On Thursday 11th December 1941 the starboard sponson of Shanklin suffered considerable damage when the ship was thrown heavily alongside Ryde Pier by the excessive wash from a fast naval craft speeding by too close. This necessitated repairs which took almost a week to complete and cost £299 (£15K in today’s money).
With Southsea, Whippingham, Ryde and Sandown away on war service, with Freshwster on charter at Weymouth as part of the Examination Service and with one of the remaining three paddlers in the middle of her annual refit, this left the Southern Railway short of a ship for the Portsmouth to Ryde route so they chartered in Princess Helena from their Isle of Wight competitor down the road at Southampton Red Funnel to fill the gap.
Princess Helena was something of a veteran. Built in 1883 with an iron hull she spent much of her life, including her winters, on the Southampton to Cowes ferry run although she ran excursions in the summers including in earlier years from Bournemouth. From 1949 she became spare ship on the cargo service and was finally scrapped in Southampton in June 1952.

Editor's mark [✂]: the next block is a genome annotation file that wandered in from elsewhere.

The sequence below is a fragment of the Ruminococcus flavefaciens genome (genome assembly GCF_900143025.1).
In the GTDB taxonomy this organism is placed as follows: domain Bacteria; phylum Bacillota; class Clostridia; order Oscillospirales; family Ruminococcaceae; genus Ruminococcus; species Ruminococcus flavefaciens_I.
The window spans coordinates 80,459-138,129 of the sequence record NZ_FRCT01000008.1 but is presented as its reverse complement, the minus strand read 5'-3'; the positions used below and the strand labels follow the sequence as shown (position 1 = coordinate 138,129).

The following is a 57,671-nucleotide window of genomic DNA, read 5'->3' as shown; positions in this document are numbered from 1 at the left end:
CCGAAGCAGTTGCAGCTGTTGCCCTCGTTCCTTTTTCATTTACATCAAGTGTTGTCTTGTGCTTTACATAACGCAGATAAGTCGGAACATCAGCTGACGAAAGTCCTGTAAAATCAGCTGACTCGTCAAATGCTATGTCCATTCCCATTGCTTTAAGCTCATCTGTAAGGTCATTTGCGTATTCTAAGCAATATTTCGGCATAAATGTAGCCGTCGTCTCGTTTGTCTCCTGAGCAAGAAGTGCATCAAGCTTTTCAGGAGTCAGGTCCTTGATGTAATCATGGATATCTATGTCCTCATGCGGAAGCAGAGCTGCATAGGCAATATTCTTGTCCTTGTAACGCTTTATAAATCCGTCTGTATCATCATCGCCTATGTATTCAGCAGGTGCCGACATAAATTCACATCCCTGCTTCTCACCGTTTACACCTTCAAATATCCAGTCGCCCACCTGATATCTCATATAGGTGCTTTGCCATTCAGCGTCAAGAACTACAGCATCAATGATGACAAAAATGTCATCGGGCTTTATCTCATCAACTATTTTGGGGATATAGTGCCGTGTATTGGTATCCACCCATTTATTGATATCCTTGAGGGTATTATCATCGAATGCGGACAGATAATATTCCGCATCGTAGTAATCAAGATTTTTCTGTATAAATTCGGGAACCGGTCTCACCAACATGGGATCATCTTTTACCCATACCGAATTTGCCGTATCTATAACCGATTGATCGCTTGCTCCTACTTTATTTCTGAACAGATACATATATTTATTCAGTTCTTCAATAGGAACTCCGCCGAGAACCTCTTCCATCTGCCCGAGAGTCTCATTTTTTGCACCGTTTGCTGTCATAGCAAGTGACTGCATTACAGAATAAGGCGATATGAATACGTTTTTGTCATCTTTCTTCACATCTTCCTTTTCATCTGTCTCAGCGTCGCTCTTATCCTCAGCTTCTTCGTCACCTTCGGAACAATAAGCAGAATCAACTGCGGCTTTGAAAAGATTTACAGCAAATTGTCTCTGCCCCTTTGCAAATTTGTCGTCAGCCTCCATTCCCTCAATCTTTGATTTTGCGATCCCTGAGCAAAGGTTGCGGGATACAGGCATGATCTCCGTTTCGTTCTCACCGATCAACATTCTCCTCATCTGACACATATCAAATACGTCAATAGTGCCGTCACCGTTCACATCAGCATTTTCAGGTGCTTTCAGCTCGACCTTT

Shanklin was built in 1924 for the Southern Railways’ Portsmouth to Ryde ferry service on which she remained throughout the war and on up to November 1950 when she was replaced by a modern twin screw diesel vessel which also took her name. Bought by Cosens of Weymouth and renamed Monarch she spent the next ten summers running from Bournemouth Pier most particularly on the Swanage service. She was scrapped in Cork in 1961.
By the following Monday 18th December 1941 Shanklin was repaired and ready to go back into service and take over once again from Princess Helena which returned to Southampton.
This article was first published on 11th December 2020.